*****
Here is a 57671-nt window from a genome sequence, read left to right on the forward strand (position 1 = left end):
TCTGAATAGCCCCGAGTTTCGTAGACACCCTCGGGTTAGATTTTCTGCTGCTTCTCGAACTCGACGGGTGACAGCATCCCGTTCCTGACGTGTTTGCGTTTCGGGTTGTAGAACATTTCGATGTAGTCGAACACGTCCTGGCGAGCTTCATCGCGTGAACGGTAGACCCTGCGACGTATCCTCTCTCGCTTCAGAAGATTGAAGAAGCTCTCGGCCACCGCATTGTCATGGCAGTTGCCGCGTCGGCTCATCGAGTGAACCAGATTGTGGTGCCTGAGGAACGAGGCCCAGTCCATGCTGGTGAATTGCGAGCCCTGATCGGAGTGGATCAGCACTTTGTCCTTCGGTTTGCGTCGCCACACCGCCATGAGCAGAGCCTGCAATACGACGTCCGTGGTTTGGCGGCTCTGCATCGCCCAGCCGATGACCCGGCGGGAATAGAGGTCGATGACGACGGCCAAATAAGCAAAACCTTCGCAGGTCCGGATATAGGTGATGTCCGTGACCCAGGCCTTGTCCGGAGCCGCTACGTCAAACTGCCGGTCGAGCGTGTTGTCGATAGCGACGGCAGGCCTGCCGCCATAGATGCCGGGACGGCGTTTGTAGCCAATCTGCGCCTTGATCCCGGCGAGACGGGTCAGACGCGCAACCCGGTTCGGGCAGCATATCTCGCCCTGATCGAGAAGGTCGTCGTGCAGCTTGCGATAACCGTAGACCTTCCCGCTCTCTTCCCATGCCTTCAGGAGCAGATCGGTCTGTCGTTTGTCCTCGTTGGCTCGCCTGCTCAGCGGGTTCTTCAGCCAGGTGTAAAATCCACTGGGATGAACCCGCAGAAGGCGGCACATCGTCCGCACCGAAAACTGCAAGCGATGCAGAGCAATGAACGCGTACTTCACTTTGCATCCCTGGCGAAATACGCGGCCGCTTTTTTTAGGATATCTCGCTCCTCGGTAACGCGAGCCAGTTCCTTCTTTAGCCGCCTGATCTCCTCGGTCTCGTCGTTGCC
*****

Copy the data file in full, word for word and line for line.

Here is a 57671-nt window from a genome sequence, read left to right on the forward strand (position 1 = left end):
TCTGAATAGCCCCGAGTTTCGTAGACACCCTCGGGTTAGATTTTCTGCTGCTTCTCGAACTCGACGGGTGACAGCATCCCGTTCCTGACGTGTTTGCGTTTCGGGTTGTAGAACATTTCGATGTAGTCGAACACGTCCTGGCGAGCTTCATCGCGTGAACGGTAGACCCTGCGACGTATCCTCTCTCGCTTCAGAAGATTGAAGAAGCTCTCGGCCACCGCATTGTCATGGCAGTTGCCGCGTCGGCTCATCGAGTGAACCAGATTGTGGTGCCTGAGGAACGAGGCCCAGTCCATGCTGGTGAATTGCGAGCCCTGATCGGAGTGGATCAGCACTTTGTCCTTCGGTTTGCGTCGCCACACCGCCATGAGCAGAGCCTGCAATACGACGTCCGTGGTTTGGCGGCTCTGCATCGCCCAGCCGATGACCCGGCGGGAATAGAGGTCGATGACGACGGCCAAATAAGCAAAACCTTCGCAGGTCCGGATATAGGTGATGTCCGTGACCCAGGCCTTGTCCGGAGCCGCTACGTCAAACTGCCGGTCGAGCGTGTTGTCGATAGCGACGGCAGGCCTGCCGCCATAGATGCCGGGACGGCGTTTGTAGCCAATCTGCGCCTTGATCCCGGCGAGACGGGTCAGACGCGCAACCCGGTTCGGGCAGCATATCTCGCCCTGATCGAGAAGGTCGTCGTGCAGCTTGCGATAACCGTAGACCTTCCCGCTCTCTTCCCATGCCTTCAGGAGCAGATCGGTCTGTCGTTTGTCCTCGTTGGCTCGCCTGCTCAGCGGGTTCTTCAGCCAGGTGTAAAATCCACTGGGATGAACCCGCAGAAGGCGGCACATCGTCCGCACCGAAAACTGCAAGCGATGCAGAGCAATGAACGCGTACTTCACTTTGCATCCCTGGCGAAATACGCGGCCGCTTTTTTTAGGATATCTCGCTCCTCGGTAACGCGAGCCAGTTCCTTCTTTAGCCGCCTGATCTCCTCGGTCTCGTCGTTGCC